‘You mean the same one who opens our mail and leaves trails of cold kebab on the hall floor every weekend?’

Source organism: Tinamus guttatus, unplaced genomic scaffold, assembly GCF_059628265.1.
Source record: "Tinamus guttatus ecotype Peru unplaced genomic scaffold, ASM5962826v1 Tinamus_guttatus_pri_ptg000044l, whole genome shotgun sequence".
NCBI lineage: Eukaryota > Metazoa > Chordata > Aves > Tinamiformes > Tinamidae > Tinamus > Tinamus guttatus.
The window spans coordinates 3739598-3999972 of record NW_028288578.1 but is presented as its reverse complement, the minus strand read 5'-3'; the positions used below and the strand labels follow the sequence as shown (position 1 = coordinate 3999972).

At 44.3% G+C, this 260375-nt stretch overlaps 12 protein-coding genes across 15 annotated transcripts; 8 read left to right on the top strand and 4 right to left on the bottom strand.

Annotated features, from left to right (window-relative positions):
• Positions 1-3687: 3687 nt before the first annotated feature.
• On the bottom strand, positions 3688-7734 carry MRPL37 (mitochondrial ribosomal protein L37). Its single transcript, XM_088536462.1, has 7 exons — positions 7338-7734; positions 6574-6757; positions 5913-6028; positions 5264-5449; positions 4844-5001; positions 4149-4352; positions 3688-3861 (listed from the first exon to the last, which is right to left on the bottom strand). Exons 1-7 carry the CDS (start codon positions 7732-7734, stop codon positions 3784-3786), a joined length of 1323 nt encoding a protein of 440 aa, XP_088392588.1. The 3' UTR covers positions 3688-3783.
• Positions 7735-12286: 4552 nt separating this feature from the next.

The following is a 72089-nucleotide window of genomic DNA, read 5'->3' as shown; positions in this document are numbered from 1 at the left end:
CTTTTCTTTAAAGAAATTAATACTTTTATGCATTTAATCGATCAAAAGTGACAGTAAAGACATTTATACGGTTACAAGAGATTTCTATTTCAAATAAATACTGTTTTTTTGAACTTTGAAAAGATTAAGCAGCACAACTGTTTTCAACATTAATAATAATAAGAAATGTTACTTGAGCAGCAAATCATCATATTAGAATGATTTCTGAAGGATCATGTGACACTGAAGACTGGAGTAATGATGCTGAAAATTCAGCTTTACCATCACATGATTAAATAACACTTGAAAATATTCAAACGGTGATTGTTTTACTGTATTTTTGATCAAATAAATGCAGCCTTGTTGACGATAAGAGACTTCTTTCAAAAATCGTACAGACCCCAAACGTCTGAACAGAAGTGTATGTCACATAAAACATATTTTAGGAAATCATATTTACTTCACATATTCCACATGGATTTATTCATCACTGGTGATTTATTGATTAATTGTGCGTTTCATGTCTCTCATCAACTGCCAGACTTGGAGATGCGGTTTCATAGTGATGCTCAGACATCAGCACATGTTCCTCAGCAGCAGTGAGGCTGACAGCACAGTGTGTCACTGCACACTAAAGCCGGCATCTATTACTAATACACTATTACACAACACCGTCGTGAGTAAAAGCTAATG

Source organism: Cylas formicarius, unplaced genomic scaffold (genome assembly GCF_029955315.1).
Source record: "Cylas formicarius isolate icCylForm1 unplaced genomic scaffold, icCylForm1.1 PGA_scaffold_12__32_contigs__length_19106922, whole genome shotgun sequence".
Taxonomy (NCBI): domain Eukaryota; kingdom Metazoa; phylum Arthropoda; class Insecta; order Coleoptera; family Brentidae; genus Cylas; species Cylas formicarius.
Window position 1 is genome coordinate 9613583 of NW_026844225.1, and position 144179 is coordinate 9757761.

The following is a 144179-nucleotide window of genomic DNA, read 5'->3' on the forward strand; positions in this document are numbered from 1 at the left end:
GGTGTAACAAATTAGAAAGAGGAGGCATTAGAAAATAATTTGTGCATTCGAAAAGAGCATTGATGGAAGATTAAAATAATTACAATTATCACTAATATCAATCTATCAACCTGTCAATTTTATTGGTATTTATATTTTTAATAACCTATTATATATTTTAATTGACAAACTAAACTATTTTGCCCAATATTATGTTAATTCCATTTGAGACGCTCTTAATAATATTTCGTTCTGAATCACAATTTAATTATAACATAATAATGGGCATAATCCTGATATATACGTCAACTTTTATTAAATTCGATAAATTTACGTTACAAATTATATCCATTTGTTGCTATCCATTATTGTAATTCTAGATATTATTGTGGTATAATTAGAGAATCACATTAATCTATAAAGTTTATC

I laugh under my breath as I immerse the wine glasses in hot foamy water. We’re throwing our annual Christmas party tonight, which we’ve held every year since we first moved into Delancey Street. Though we’re kidding ourselves that this one will be much more sophisticated now we’ve left university, it’s mostly going to involve students and a few colleagues we’re still getting to know descending on our flat to drink cheap wine, debating things we don’t really understand and – for me it would seem – getting off with someone called David who Sarah has decided is my perfect man. We’ve been here before. My best friend fancies herself as a matchmaker and set me up a couple of times when we were at uni. The first time, Mark, or it might have been Mike, turned up in running shorts in the depths of winter and spent the entire dinner trying to steer my food choices away from anything that would take more than an hour to work off in the gym. I’m a pudding girl; the main thing off the menu as far as I was concerned was Mike. Or Mark. Whichever. In Sarah’s defence, he bore a passing resemblance to Brad Pitt, if you squinted and looked at him out of the corner of your eye in a dark room. Which I have to admit I did; I’m not normally one to sleep with guys on a first date, but I felt I had to give it a go for Sarah’s sake.